Dec. 1, 1941, in The Star: In today’s weekly roundup of Anniston-area Boy Scout troop reports, we learn this from Troop 8: “We met Monday night at the Parker Memorial Baptist Church. The meeting was opened by George Nichopoulos leading in the Pledge of Allegiance to the Flag. We made rope, discussed a hike Saturday, and paid dues. Then we played a few games of ‘Snatch the Bacon’ and ‘Strongback.’ Mr. Jewell, our scoutmaster, appointed T. W. Collier as Junior assistant scoutmaster and Alfred Killebrew as Senior Patrol Leader.” The report was filed by Gerald Woodruff, scribe. Also this date: J. Fred Martin, who introduces himself as a member of the Calhoun County Board of Education and a member of the educational committee of the American Legion, writes in a letter to the editor about what he sees as the value of patriotism and participation in government. An excerpt: “If there has ever been a time for individualism, which is another name for selfishness, that time has long since passed. The people of all the nation must work together as a unit, each man, woman and child is a small part of our Government and each one of us needs to carry our part of the burden. And if any one does not appreciate the blessings we have here enough that he or she will be willing to do just that, I think he should be given to Hitler as a present from us. A few days under his rule would make a true believer in Democracy out of him.”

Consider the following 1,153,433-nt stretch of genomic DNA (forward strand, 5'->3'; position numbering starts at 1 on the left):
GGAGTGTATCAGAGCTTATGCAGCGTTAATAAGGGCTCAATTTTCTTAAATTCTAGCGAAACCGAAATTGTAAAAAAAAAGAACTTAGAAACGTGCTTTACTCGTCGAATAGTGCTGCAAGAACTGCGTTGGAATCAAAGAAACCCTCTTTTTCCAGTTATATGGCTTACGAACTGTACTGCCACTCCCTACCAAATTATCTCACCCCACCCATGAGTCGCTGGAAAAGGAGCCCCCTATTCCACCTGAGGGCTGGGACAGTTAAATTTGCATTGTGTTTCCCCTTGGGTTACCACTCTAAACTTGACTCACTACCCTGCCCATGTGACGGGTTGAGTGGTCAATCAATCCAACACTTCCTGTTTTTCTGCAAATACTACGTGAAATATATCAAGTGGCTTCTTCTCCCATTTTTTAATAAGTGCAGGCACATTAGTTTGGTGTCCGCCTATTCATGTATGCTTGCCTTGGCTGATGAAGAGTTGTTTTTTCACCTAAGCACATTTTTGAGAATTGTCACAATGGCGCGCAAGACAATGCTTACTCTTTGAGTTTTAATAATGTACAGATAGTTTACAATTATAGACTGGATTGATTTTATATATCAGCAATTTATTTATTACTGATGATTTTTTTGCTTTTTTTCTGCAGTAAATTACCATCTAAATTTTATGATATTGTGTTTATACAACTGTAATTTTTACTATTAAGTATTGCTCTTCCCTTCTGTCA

Dec. 1, 1991, in The Star: A petition aimed at dissuading Jacksonville State University officials from awarding an honorary doctoral degree to Gov. Guy Hunt started in Anniston and has circulated as far away as Scottsboro. But JSU vice president Jack Hopper said the school will award Hunt the degree if he speaks as planned at JSU’s Dec. 20 commencement. “We don’t feel it is appropriate at all” to bestow the degree upon the high school educated governor, said Don Frazier of Oxford, a JSU alumnus who has helped start the petition. “The education system of the State of Alabama is a mess.” Frazier added that he blamed both the governor and the Legislature for the school systems’ problems.